Solid-state storage CVRs can record the last 120 minutes of conversations ‒ older information is automatically erased. Previous generation recorder models generally stored only the last 30 minutes of conversations. Also, in modern planes pilots can pause recording or even delete it. 

Pilots cannot get direct access to FDR. On older aircraft models, however, they had to manually turn on such devices before the flight began. In modern aviation, this happens automatically. Data from FDR helps experts to establish the causes of the accident or a serious technical malfunction and identify and eliminate potential sources of malfunctions in the future. 

Black boxes are usually placed near the tail, which is statistically less likely to be damaged in accidents. To be quickly detectable in the sea, after contact with salt water black boxes automatically turn on a beacon ‒ the signal which can be caught within a radius of two kilometers. Since the signal radius is small, investigators still need to know the approximate location of the wreckage of the aircraft.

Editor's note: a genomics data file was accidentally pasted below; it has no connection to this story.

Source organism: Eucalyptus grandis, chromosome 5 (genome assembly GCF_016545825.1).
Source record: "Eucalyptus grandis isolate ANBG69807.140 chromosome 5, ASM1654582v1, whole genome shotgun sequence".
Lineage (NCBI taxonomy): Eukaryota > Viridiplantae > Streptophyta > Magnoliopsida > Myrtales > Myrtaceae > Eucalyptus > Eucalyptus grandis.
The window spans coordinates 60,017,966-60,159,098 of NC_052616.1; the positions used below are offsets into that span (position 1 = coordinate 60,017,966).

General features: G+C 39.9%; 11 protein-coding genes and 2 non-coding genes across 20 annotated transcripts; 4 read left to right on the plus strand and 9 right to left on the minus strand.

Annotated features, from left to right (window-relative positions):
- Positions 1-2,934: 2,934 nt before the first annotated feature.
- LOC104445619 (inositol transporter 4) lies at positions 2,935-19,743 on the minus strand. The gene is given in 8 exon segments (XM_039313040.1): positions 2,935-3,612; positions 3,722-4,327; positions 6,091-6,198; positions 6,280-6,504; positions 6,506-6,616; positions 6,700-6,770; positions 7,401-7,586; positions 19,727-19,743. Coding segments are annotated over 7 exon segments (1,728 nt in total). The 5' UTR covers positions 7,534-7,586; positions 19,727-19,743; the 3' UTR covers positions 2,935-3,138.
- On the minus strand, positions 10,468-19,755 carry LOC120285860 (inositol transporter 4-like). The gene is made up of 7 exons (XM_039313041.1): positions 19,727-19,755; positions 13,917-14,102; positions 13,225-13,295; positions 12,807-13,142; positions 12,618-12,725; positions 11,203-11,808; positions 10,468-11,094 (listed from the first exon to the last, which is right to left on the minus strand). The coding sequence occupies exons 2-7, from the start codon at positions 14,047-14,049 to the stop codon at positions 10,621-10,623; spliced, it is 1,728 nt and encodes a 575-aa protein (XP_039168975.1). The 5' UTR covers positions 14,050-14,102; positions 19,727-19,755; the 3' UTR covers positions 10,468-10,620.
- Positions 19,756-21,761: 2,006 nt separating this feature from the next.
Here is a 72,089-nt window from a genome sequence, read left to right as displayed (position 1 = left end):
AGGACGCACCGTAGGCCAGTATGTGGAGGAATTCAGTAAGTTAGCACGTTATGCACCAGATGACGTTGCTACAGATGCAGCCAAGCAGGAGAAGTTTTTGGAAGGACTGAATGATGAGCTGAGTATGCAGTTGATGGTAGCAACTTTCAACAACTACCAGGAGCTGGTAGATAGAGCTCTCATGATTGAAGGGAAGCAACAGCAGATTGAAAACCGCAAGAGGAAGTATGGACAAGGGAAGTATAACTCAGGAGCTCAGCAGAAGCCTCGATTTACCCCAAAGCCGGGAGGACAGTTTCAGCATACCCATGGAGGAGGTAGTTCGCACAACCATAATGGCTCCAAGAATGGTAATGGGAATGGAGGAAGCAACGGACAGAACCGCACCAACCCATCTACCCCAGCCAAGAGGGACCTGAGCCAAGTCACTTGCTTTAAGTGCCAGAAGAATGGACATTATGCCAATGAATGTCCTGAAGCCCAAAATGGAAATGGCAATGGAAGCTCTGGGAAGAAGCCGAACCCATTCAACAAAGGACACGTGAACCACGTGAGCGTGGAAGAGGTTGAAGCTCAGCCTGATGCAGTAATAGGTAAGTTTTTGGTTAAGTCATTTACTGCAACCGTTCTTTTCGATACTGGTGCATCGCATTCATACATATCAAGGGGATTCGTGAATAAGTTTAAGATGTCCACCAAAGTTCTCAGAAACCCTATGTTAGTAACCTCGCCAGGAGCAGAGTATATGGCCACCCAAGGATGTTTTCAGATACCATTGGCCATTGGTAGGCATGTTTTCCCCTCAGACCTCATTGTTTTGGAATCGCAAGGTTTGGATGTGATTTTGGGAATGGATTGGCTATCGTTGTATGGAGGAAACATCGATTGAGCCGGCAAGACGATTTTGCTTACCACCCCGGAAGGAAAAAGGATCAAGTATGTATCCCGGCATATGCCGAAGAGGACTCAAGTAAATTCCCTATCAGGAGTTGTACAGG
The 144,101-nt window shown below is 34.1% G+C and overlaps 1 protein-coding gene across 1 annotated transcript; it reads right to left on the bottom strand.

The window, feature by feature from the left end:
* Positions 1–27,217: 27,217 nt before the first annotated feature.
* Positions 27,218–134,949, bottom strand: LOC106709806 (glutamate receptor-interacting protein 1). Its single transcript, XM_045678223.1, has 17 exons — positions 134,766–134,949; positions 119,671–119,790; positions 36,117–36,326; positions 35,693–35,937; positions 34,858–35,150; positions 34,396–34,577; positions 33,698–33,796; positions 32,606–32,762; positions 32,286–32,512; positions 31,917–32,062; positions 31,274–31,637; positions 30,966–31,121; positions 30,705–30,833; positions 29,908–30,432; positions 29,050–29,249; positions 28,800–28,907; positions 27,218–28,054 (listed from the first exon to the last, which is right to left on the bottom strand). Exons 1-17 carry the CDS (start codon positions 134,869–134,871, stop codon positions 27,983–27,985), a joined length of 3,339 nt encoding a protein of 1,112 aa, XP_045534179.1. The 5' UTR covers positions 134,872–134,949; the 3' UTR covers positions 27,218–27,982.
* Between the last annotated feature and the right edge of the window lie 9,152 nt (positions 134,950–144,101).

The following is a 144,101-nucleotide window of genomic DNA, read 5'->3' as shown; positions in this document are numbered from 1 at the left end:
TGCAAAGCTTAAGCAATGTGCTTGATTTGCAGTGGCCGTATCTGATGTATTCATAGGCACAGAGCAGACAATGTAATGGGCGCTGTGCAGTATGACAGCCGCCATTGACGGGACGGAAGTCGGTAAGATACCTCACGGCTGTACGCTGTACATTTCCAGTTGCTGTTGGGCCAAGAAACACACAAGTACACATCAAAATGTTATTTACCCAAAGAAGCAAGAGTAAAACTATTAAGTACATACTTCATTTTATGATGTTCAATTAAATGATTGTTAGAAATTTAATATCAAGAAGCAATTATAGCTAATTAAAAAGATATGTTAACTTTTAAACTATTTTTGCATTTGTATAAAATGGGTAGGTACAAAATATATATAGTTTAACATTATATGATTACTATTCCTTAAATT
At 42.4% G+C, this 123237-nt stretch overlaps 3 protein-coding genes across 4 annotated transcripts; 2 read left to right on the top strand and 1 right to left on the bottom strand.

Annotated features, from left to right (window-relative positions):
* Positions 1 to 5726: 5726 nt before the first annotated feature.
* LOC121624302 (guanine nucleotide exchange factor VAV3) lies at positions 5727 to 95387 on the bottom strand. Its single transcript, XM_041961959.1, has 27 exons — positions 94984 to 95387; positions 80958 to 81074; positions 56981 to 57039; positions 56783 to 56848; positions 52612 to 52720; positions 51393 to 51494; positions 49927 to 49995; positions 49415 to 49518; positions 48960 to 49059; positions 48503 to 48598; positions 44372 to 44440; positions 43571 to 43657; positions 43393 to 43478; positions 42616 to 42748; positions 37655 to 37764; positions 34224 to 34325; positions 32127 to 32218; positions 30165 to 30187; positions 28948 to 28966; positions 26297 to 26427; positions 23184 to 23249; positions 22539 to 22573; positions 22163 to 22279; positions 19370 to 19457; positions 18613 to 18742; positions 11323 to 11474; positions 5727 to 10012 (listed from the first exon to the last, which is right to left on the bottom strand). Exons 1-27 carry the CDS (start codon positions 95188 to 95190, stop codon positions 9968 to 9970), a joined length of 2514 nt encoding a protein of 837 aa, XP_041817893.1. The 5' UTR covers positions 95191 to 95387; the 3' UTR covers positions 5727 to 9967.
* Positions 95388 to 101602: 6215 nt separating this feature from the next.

After the crash 

After the black box is located, it is transported to the computer labs where investigators download the data from the recorders and try to recreate the events of the accident. 

From a solid-state recorder, if it is not damaged, investigators can extract stored data through USB or Ethernet ports very quickly. However, the black boxes are usually dented or burned. It might take from weeks to months to retrieve data from the damaged recorder. The memory boards are removed, cleaned up, have a new memory interface cable installed, and connected to a working recorder. 

The recordings stored on a CVR are interpreted by a team of experts. In the U.S., it  consists of representatives from the airline and airplane manufacturer, an NTSB transportation-safety specialist, an NTSB air-safety investigator, also a language specialist from the FBI and, if needed, an interpreter. The interpretation process may take up to several weeks. 

Aircraft malfunctions are statistically rare. However, when a plane accident occurs, black boxes help to recreate the events that led to the crash. Besides, there is still plenty of room for improvement. For instance, the U.S. The National Transportation Safety Board has been working on video implementation into black box systems. As this might violate pilots' privacy, the project is still on hold. Since 2002, some legislators have offered to introduce a flight recorder that automatically ejects itself from the plane during an incident.